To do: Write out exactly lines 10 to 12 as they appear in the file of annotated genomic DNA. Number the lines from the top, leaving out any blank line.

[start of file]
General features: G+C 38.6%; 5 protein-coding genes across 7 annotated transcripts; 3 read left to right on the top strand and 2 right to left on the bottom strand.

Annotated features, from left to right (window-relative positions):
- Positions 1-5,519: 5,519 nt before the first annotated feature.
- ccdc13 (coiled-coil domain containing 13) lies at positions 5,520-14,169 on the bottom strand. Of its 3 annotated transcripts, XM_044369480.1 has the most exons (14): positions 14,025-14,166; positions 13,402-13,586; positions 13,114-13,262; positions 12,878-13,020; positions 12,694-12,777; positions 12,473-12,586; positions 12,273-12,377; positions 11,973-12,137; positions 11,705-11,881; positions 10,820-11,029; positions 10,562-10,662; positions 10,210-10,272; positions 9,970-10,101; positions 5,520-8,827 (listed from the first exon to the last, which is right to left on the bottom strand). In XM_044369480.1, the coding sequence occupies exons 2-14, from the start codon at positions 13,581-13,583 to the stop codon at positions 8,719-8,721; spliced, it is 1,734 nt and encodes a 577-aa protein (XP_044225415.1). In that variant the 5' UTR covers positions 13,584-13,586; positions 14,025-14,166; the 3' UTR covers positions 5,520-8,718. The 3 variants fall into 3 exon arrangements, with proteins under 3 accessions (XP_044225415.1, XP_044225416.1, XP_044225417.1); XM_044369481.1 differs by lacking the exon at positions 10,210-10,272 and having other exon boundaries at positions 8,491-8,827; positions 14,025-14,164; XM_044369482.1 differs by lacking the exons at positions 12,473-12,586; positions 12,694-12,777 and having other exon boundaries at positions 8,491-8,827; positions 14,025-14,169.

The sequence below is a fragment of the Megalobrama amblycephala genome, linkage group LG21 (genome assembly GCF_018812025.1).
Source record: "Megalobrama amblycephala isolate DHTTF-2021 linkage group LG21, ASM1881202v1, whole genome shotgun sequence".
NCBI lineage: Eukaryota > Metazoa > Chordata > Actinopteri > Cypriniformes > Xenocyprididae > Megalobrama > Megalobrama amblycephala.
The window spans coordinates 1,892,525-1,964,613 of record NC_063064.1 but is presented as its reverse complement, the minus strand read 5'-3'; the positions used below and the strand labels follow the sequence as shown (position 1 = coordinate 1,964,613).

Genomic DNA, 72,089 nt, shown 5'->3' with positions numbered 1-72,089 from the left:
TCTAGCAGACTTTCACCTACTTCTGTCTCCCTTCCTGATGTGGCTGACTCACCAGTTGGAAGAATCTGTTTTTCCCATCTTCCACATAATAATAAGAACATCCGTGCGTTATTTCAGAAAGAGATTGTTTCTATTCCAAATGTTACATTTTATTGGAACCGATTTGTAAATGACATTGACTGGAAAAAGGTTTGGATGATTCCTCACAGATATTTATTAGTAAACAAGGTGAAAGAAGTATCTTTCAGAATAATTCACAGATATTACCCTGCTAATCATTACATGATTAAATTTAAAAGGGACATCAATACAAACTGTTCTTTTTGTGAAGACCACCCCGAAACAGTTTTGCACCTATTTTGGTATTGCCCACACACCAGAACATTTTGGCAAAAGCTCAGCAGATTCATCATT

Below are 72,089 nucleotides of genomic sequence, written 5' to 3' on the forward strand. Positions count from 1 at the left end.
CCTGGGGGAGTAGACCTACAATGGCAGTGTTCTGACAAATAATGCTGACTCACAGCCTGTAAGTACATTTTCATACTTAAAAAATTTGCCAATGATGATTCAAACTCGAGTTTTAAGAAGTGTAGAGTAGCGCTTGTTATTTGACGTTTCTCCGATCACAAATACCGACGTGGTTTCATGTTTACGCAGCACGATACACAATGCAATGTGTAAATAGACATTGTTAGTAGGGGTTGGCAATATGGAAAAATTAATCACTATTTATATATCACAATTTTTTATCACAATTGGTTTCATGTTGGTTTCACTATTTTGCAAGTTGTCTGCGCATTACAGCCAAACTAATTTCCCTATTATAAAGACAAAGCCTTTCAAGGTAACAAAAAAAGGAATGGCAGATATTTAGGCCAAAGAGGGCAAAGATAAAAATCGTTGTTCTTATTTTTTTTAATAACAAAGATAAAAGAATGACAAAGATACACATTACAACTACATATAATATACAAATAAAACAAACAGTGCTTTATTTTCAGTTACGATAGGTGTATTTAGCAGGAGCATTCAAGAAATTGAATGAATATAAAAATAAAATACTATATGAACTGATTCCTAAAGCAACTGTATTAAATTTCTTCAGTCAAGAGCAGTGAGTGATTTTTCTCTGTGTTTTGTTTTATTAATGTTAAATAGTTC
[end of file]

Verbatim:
TCTAGCAGACTTTCACCTACTTCTGTCTCCCTTCCTGATGTGGCTGACTCACCAGTTGGAAGAATCTGTTTTTCCCATCTTCCACATAATAATAAGAACATCCGTGCGTTATTTCAGAAAGAGATTGTTTCTATTCCAAATGTTACATTTTATTGGAACCGATTTGTAAATGACATTGACTGGAAAAAGGTTTGGATGATTCCTCACAGATATTTATTAGTAAACAAGGTGAAAGAAGTATCTTTCAGAATAATTCACAGATATTACCCTGCTAATCATTACATGATTAAATTTAAAAGGGACATCAATACAAACTGTTCTTTTTGTGAAGACCACCCCGAAACAGTTTTGCACCTATTTTGGTATTGCCCACACACCAGAACATTTTGGCAAAAGCTCAGCAGATTCATCATT

Below are 72,089 nucleotides of genomic sequence, written 5' to 3' on the forward strand. Positions count from 1 at the left end.
CCTGGGGGAGTAGACCTACAATGGCAGTGTTCTGACAAATAATGCTGACTCACAGCCTGTAAGTACATTTTCATACTTAAAAAATTTGCCAATGATGATTCAAACTCGAGTTTTAAGAAGTGTAGAGTAGCGCTTGTTATTTGACGTTTCTCCGATCACAAATACCGACGTGGTTTCATGTTTACGCAGCACGATACACAATGCAATGTGTAAATAGACATTGTTAGTAGGGGTTGGCAATATGGAAAAATTAATCACTATTTATATATCACAATTTTTTATCACAATTGGTTTCATGTTGGTTTCACTATTTTGCAAGTTGTCTGCGCATTACAGCCAAACTAATTTCCCTATTATAAAGACAAAGCCTTTCAAGGTAACAAAAAAAGGAATGGCAGATATTTAGGCCAAAGAGGGCAAAGATAAAAATCGTTGTTCTTATTTTTTTTAATAACAAAGATAAAAGAATGACAAAGATACACATTACAACTACATATAATATACAAATAAAACAAACAGTGCTTTATTTTCAGTTACGATAGGTGTATTTAGCAGGAGCATTCAAGAAATTGAATGAATATAAAAATAAAATACTATATGAACTGATTCCTAAAGCAACTGTATTAAATTTCTTCAGTCAAGAGCAGTGAGTGATTTTTCTCTGTGTTTTGTTTTATTAATGTTAAATAGTTC